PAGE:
Our Own Little Civilization

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In an interview with Vicky Erdmann Burgman, we explore the relatively unknown history of camp, which features the ice house, the generator hut, and a few other quirky things about camp from the 50s and 60s that we bet you had no idea existed!

We had our own generator.

Back in the 50s and early 60s, camp electricity ran off a generator, which at best worked half the time. We used kerosene lamps for lighting as well. In a sense, we were our own little civilization in those days. The generator only ran at night, when we needed lights. My father, Charlie Erdmann, was not an engineer or electrician, and so every time the generator stopped he’d piddle before heading into town to find the caretaker who worked in the mines. This guy would have made the perfect CV Clue or WELK Radio show character. He’d work on the generator housed under a pole shed between the old tennis court (now the bombardment court) and the rec hall. In the late 50s Dad built a more accessible generator house next to the mess hall, which morphed into the tool shed when we buried power poles along the camp road to put camp on the grid. Like a hero Dad slogged that heavy copper wire across the narrows shallows littered with logs and stumps to bring electricity from the Fall Lake power dam.

Electricity kept the water running, and my father would get so exasperated when Mim would say, “We’re out of water again!” He would reply, “Heck, there’s a whole lake out there!” Dish washers used to tie big dirty pots and pans to the dock or branches and leave them soaking in the lake for days. The fish and critters would pick them clean. Some of the dishwashers would conveniently forget about them, but eventually bring them in and dry them off. That certainly wouldn’t be up to code these days!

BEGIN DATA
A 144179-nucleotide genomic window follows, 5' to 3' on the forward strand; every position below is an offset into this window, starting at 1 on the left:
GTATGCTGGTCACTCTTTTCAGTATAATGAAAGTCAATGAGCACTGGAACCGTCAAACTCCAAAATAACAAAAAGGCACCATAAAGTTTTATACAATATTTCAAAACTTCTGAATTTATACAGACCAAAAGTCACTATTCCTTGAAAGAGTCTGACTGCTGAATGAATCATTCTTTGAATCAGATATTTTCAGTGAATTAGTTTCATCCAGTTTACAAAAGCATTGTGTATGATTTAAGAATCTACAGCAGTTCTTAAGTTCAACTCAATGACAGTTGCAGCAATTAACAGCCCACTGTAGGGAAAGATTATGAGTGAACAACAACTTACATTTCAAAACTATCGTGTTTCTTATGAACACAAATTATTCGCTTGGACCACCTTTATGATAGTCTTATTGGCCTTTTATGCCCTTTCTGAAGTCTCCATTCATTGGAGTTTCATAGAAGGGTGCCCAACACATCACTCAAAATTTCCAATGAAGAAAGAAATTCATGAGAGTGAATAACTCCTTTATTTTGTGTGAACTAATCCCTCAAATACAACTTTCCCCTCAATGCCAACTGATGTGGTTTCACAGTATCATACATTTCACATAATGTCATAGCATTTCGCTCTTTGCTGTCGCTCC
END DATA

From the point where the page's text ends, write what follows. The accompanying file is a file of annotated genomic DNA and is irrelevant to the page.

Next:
Two boys pump water from the well near the swim area, sometime in 1960.

We had an ice box in the back.

We kept food cold in wooden ice boxes which were almost as cold as the fridges. Dad would bring great big blocks of ice from the Ely Ice Locker, which we’d chip apart and put in the middle of the ice box. We inherited an ice house behind the trip hut where we used to play as kids. The ice house was where canoes are stored today. Dad would wrestle the blocks of ice into the ice house using iron tongs, dig a hole in the sawdust and then cover the ice. Buried in sawdust, the ice blocks melted very slowly. The movie of the Root Beer Lady shows her crew harvesting winter lake ice for her summer brew.

Dad picked up milk at the Ely Dairy in 5 gallon cans. We’d scoop the cream off the top and then dip the milk off into pitchers. Many people living in the woods probably did that back in the 50s. We didn’t at home, but I remember this beautiful cream on top of the fresh milk. Alberta Wheeler (Babe’s wife) and Mom would sit and dip milk into pitchers and set them on the tables in the mess hall.

Drinking from the water pale, summer of 1954. It has since been used in many “Gong Shows.”

We had really good drinking water though.

One of the 5 gallon milk cans was used for carrying water from the hand pump well beside the generator hut. Campers drank daily from this well until the 80s. One kitchen boy, Steve Cawelti (who slept in the trip hut) loved getting the water. Have you seen the big round military pale with a faucet underneath the trip hut? It has been used in some of the Gong Shows at camp. Cawelti would fill that up with water and, using a tumpline, haul it into the mess hall. Most of the time it took two people to do that job. That’s how we got fresh water in those days!

If you or someone you know has a good story about CV they would like to share, please get in touch! Send us an email at cvspirit@campvoyageur.com. We’d love to hear from you.

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